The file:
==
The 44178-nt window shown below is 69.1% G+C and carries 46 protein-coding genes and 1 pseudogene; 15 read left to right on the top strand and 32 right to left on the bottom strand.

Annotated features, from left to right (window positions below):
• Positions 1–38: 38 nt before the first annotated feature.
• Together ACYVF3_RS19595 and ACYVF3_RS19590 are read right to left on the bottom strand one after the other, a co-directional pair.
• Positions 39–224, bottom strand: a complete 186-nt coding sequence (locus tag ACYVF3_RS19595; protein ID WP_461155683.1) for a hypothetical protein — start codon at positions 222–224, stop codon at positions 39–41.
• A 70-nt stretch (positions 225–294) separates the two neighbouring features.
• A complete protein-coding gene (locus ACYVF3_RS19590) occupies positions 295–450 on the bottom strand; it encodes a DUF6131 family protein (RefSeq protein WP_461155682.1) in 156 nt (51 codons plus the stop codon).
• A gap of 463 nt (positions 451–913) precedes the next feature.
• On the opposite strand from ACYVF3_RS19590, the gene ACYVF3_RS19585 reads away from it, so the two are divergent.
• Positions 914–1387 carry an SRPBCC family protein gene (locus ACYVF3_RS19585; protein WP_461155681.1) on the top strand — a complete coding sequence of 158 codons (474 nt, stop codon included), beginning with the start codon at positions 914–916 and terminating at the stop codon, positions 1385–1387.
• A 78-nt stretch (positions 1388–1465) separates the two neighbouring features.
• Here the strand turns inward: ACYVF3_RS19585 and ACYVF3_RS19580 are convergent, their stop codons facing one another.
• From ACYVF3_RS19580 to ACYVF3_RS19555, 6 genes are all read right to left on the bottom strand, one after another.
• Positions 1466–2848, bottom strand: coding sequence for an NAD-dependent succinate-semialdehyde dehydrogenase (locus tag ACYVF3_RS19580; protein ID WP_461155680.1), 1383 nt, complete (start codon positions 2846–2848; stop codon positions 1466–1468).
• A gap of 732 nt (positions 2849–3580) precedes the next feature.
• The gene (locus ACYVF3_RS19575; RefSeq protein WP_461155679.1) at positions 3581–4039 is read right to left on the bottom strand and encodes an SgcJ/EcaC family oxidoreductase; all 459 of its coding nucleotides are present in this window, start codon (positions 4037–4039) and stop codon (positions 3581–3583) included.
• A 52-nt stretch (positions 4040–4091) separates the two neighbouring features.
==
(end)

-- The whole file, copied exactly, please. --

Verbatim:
The 44178-nt window shown below is 69.1% G+C and carries 46 protein-coding genes and 1 pseudogene; 15 read left to right on the top strand and 32 right to left on the bottom strand.

Annotated features, from left to right (window positions below):
• Positions 1–38: 38 nt before the first annotated feature.
• Together ACYVF3_RS19595 and ACYVF3_RS19590 are read right to left on the bottom strand one after the other, a co-directional pair.
• Positions 39–224, bottom strand: a complete 186-nt coding sequence (locus tag ACYVF3_RS19595; protein ID WP_461155683.1) for a hypothetical protein — start codon at positions 222–224, stop codon at positions 39–41.
• A 70-nt stretch (positions 225–294) separates the two neighbouring features.
• A complete protein-coding gene (locus ACYVF3_RS19590) occupies positions 295–450 on the bottom strand; it encodes a DUF6131 family protein (RefSeq protein WP_461155682.1) in 156 nt (51 codons plus the stop codon).
• A gap of 463 nt (positions 451–913) precedes the next feature.
• On the opposite strand from ACYVF3_RS19590, the gene ACYVF3_RS19585 reads away from it, so the two are divergent.
• Positions 914–1387 carry an SRPBCC family protein gene (locus ACYVF3_RS19585; protein WP_461155681.1) on the top strand — a complete coding sequence of 158 codons (474 nt, stop codon included), beginning with the start codon at positions 914–916 and terminating at the stop codon, positions 1385–1387.
• A 78-nt stretch (positions 1388–1465) separates the two neighbouring features.
• Here the strand turns inward: ACYVF3_RS19585 and ACYVF3_RS19580 are convergent, their stop codons facing one another.
• From ACYVF3_RS19580 to ACYVF3_RS19555, 6 genes are all read right to left on the bottom strand, one after another.
• Positions 1466–2848, bottom strand: coding sequence for an NAD-dependent succinate-semialdehyde dehydrogenase (locus tag ACYVF3_RS19580; protein ID WP_461155680.1), 1383 nt, complete (start codon positions 2846–2848; stop codon positions 1466–1468).
• A gap of 732 nt (positions 2849–3580) precedes the next feature.
• The gene (locus ACYVF3_RS19575; RefSeq protein WP_461155679.1) at positions 3581–4039 is read right to left on the bottom strand and encodes an SgcJ/EcaC family oxidoreductase; all 459 of its coding nucleotides are present in this window, start codon (positions 4037–4039) and stop codon (positions 3581–3583) included.
• A 52-nt stretch (positions 4040–4091) separates the two neighbouring features.